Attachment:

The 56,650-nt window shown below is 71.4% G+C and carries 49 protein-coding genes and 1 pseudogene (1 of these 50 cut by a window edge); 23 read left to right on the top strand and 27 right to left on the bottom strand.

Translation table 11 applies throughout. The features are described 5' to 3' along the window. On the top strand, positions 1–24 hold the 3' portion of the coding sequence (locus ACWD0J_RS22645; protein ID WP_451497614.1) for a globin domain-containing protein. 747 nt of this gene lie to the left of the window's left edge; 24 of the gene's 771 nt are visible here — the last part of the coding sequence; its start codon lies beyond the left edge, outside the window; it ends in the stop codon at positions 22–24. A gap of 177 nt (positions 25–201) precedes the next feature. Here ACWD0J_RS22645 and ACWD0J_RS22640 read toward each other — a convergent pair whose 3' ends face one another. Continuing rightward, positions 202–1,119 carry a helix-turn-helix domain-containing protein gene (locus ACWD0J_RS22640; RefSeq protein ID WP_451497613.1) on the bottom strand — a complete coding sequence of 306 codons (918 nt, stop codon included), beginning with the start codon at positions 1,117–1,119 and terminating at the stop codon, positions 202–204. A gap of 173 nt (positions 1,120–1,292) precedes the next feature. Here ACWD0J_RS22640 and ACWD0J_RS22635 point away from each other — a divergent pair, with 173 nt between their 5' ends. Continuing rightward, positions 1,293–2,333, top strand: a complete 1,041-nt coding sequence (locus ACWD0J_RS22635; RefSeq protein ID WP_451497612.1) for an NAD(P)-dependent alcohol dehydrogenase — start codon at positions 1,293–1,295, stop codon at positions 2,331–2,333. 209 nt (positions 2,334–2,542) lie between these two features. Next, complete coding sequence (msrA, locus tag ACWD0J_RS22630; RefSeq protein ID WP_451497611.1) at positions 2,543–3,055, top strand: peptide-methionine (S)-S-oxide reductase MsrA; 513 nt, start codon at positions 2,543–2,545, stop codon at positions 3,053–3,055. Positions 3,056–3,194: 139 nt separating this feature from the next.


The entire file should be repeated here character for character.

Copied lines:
The 56,650-nt window shown below is 71.4% G+C and carries 49 protein-coding genes and 1 pseudogene (1 of these 50 cut by a window edge); 23 read left to right on the top strand and 27 right to left on the bottom strand.

Translation table 11 applies throughout. The features are described 5' to 3' along the window. On the top strand, positions 1–24 hold the 3' portion of the coding sequence (locus ACWD0J_RS22645; protein ID WP_451497614.1) for a globin domain-containing protein. 747 nt of this gene lie to the left of the window's left edge; 24 of the gene's 771 nt are visible here — the last part of the coding sequence; its start codon lies beyond the left edge, outside the window; it ends in the stop codon at positions 22–24. A gap of 177 nt (positions 25–201) precedes the next feature. Here ACWD0J_RS22645 and ACWD0J_RS22640 read toward each other — a convergent pair whose 3' ends face one another. Continuing rightward, positions 202–1,119 carry a helix-turn-helix domain-containing protein gene (locus ACWD0J_RS22640; RefSeq protein ID WP_451497613.1) on the bottom strand — a complete coding sequence of 306 codons (918 nt, stop codon included), beginning with the start codon at positions 1,117–1,119 and terminating at the stop codon, positions 202–204. A gap of 173 nt (positions 1,120–1,292) precedes the next feature. Here ACWD0J_RS22640 and ACWD0J_RS22635 point away from each other — a divergent pair, with 173 nt between their 5' ends. Continuing rightward, positions 1,293–2,333, top strand: a complete 1,041-nt coding sequence (locus ACWD0J_RS22635; RefSeq protein ID WP_451497612.1) for an NAD(P)-dependent alcohol dehydrogenase — start codon at positions 1,293–1,295, stop codon at positions 2,331–2,333. 209 nt (positions 2,334–2,542) lie between these two features. Next, complete coding sequence (msrA, locus tag ACWD0J_RS22630; RefSeq protein ID WP_451497611.1) at positions 2,543–3,055, top strand: peptide-methionine (S)-S-oxide reductase MsrA; 513 nt, start codon at positions 2,543–2,545, stop codon at positions 3,053–3,055. Positions 3,056–3,194: 139 nt separating this feature from the next.